You read my mind (and unknowingly stole some material from my next post). For that reason, the Legrasse idol from the movie is possibly my favorite of all the craft Cthulhu idols I’ve seen, because it’s not immediately clear what all the bits are, and you’re not sure where your eyes should go. That’s exactly the effect that a Cthulhu rendering should have. And it achieves this largely through being heavily stylized, which is also the right move in general (although in specific I might quibble over whether a pseudo-mechanical approach was the best one to take for this specific entity). From Paleolithic Venus figurines to jade lions to Egyptian tombs to Mayan codices, ancient renderings of religious significance are always stylized. So a photo-realistic approach is not only wrong for Cthulhu itself, it’s especially wrong for a Cthulhu idol. And to be fair, there are a lot of homemade Cthulhu idols out there that look like they might have been pulled out of a 10,000-year-old archaeological site. But most of them are so stylized that they don’t look menacing. That’s my main quibble with the Nick Derington idol: it looks alien enough, it just doesn’t look very scary. There is (to me, anyway) nothing suggestive of malign intelligence.
So I think the trick is to make something that is stylized, conveys a sense of evil, and yet is sufficiently unclear or abstract that you can’t just take it all in and understand it at a glance. More on this in the next post, hopefully.
That all sounds right. Plus intelligence.
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Heh, I just hauled out my copy and re-read the LeGrasse passage from the Call of Cthulhu: “It was abnormally lifelike….” indeed. Actually, it’s a detailed description, so the abstract idol actually isn’t accurate, just very, very cool. One of my favorite pictures (not accurate either) is the book cover on http://www.amazon.com/Cthulhu-The-Mythos-Kindred-Horrors/dp/0671656414/.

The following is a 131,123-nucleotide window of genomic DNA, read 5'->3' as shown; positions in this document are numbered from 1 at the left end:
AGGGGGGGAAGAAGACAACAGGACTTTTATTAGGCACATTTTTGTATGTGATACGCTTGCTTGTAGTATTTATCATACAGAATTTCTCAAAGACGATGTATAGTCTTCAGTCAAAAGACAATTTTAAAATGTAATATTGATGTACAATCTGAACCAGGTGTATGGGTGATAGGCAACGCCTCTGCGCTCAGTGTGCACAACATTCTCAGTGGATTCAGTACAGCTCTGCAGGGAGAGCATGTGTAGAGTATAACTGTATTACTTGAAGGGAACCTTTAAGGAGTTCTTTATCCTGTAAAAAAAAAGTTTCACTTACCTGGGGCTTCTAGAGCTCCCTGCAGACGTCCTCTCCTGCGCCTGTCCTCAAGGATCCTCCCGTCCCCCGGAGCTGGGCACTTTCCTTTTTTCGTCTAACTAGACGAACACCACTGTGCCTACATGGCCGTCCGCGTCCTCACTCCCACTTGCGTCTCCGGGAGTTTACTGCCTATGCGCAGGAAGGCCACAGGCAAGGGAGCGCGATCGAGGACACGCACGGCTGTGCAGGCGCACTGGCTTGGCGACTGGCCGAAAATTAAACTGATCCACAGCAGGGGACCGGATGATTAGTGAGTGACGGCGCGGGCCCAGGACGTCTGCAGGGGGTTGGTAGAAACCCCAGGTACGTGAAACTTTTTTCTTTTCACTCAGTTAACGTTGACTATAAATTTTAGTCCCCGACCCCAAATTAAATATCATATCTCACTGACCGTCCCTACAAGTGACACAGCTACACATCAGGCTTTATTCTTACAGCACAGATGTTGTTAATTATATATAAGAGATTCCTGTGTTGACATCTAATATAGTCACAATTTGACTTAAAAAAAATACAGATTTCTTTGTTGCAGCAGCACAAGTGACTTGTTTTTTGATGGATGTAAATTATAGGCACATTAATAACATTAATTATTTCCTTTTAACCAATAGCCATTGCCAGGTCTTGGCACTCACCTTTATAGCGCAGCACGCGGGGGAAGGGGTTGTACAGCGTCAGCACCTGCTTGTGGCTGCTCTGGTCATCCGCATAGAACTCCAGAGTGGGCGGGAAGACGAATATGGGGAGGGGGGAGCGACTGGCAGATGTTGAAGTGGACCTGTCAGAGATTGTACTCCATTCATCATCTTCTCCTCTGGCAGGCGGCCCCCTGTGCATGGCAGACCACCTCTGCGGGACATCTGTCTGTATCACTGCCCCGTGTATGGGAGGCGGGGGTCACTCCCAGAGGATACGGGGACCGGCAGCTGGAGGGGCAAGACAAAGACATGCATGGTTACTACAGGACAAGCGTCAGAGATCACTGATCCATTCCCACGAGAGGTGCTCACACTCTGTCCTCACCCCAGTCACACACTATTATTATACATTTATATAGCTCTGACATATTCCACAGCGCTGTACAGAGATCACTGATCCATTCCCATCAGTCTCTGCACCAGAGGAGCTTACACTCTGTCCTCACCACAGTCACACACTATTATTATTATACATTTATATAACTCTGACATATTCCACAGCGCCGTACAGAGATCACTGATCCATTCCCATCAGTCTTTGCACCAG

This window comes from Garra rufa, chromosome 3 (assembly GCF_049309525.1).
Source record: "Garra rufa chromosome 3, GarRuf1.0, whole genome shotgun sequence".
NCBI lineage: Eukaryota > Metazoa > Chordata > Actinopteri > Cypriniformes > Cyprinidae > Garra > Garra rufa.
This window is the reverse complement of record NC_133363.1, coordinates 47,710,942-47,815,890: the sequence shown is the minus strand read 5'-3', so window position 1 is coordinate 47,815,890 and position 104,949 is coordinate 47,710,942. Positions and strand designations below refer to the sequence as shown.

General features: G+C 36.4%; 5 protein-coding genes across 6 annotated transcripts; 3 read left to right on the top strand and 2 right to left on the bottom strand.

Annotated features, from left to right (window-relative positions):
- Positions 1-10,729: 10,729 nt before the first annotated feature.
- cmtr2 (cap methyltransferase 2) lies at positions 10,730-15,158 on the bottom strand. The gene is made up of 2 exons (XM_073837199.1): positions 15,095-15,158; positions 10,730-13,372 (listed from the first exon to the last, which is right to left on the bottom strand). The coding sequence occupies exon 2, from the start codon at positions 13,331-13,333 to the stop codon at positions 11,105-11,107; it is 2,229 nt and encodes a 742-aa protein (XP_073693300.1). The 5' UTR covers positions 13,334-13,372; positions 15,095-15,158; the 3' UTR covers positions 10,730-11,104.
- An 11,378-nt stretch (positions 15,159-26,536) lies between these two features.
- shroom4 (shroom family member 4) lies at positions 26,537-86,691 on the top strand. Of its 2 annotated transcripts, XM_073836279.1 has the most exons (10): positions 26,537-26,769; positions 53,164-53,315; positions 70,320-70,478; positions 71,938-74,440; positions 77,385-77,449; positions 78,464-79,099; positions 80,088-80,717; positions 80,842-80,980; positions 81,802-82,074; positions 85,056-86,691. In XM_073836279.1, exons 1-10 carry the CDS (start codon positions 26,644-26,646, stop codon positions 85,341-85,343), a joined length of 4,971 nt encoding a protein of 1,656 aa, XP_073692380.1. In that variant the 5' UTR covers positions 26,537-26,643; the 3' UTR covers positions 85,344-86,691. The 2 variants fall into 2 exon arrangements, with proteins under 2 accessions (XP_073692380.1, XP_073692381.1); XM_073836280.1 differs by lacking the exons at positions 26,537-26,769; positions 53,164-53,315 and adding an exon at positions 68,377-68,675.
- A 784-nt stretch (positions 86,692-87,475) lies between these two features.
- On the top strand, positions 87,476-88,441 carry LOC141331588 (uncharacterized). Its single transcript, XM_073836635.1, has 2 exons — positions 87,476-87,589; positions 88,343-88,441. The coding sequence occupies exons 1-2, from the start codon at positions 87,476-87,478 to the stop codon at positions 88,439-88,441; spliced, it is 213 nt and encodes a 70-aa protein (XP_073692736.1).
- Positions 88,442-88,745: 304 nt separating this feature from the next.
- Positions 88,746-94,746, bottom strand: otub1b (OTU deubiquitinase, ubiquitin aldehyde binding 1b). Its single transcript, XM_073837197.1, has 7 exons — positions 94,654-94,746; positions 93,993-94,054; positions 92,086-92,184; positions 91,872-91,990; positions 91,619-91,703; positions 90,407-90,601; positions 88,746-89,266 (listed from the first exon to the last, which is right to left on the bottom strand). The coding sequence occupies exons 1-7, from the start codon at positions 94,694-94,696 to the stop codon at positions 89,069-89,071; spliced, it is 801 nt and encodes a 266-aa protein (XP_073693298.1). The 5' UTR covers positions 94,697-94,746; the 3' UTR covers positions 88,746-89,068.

One could argue that, since a) Lovecraft was writing around the time of surrealism, and b) surrealism was based in part on what colonial explorers were bringing back from the Congo and New Guinea (among others), that c) one could make a fairly cool Cthulhu idol by going back to those roots, and using either Melanesian or Congolese art tropes as the basis for a sculpture. Most of these artistic systems are actually quite formal, with accepted abstractions and symbols, all of which is suited to mythos representation.
As for the material, Call of Cthulhu suggests something like soapstone, which is easy to carve. Personally, I think true, dyed-in-the-wool geeks should be carving their cthulhus in dark jade, perhaps polar jade (which is actually from British Columbia and Alaska, but go figure). Since they’re using non-gem quality polar jade for high end bathroom counters in Asia, I’m pretty sure that it’s available in large quantities for a fairly low price. Working jade, of course, gets interesting, but a decent piece is tough enough to hold fine details, unlike a piece of soapstone.
Of course, the other geeky way is to use a resin to create the material for the LeGrasse idol: “soapy, greenish-black stone with its golden or iridescent flecks and striations….” Um, yeah. Petrified oil slick is my guess. Lovecraft was fond of piling on the conflicting descriptors just to produce that sense of crawling unease, wasn’t he?
First, sorry for letting your comment languish for so long.
Second, those are all good thoughts, especially the link through Surrealism to Melanesia and the Congo. It makes me think this: just as you could keep Cthulhu himself from being too identifiable by mixing parts of various animals, you could keep a Cthulhu idol from being too obviously the product of any one culture by blending design elements from several cultures.
The book cover you linked to is by Stephen Hickman. There is a sculpture of that particular Cthulhu as well, although i don’t know off the top of my head if the sculpture predated the cover painting or vice versa. I meant to include that one as a nice example in my Cthulhu idol post and I somehow overlooked it. Thanks for the reload.
You might find this of interest: http://heteromeles.wordpress.com/2013/07/12/interstellar-civilization-cthulhu/